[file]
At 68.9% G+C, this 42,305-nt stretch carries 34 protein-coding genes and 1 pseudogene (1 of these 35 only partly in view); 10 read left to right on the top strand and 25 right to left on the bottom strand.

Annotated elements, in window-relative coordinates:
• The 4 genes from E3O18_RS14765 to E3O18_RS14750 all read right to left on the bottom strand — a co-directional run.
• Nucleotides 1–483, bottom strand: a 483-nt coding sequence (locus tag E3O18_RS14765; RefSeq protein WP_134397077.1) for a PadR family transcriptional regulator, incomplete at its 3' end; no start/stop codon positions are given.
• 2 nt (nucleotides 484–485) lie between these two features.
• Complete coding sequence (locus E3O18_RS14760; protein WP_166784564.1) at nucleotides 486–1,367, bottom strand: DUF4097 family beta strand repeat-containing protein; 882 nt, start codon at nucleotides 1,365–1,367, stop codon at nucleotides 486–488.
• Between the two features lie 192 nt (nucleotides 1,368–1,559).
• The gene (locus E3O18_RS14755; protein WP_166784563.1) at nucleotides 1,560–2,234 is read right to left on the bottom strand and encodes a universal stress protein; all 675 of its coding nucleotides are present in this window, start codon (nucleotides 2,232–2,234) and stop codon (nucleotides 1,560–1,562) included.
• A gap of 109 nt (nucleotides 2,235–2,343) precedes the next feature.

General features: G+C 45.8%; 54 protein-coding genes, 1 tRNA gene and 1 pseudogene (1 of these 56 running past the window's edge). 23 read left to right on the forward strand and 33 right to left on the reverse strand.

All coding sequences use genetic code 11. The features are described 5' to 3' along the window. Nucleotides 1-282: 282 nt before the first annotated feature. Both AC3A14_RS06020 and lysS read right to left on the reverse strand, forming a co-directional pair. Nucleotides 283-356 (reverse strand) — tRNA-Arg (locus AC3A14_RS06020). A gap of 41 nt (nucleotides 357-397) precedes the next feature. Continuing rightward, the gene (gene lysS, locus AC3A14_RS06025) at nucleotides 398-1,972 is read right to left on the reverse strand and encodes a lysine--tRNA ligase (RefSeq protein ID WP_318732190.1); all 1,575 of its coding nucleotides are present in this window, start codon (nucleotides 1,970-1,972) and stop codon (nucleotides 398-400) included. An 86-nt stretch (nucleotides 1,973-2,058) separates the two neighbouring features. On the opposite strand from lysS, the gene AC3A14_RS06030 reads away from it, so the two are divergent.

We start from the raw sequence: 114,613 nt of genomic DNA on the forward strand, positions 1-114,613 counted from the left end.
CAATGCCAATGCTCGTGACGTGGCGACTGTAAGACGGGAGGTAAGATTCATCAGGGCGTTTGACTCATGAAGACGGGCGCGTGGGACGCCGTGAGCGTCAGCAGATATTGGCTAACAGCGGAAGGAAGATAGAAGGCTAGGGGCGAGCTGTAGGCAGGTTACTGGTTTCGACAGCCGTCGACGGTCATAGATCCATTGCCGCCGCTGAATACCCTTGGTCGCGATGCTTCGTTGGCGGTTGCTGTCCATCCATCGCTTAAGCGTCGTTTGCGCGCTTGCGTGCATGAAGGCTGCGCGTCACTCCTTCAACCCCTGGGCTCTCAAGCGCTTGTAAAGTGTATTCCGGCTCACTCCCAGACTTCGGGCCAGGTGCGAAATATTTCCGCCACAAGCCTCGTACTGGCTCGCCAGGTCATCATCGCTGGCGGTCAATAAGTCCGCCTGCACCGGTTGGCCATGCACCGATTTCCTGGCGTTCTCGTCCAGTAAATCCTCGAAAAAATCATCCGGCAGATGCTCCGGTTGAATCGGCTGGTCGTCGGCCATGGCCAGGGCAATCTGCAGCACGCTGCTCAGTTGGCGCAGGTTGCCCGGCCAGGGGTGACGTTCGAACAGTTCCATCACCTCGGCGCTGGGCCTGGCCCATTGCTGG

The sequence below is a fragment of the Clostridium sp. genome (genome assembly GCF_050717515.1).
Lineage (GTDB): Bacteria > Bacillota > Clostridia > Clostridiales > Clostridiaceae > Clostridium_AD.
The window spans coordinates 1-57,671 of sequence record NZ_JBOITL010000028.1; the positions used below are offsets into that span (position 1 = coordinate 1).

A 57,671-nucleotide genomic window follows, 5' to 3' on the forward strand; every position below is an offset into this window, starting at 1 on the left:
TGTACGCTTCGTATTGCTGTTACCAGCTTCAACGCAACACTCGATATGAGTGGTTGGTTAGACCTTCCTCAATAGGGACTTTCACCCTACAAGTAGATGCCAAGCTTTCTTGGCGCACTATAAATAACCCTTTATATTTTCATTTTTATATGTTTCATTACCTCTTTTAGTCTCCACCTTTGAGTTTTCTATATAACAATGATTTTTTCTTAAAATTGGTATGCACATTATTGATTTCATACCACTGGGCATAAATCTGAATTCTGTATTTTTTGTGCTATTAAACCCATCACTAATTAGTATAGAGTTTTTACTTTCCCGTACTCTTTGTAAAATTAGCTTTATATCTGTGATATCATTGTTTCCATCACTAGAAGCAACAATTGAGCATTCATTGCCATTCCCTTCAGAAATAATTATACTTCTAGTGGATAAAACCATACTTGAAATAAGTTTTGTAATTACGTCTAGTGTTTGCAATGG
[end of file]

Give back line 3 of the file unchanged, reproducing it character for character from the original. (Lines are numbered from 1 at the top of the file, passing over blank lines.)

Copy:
• The 4 genes from E3O18_RS14765 to E3O18_RS14750 all read right to left on the bottom strand — a co-directional run.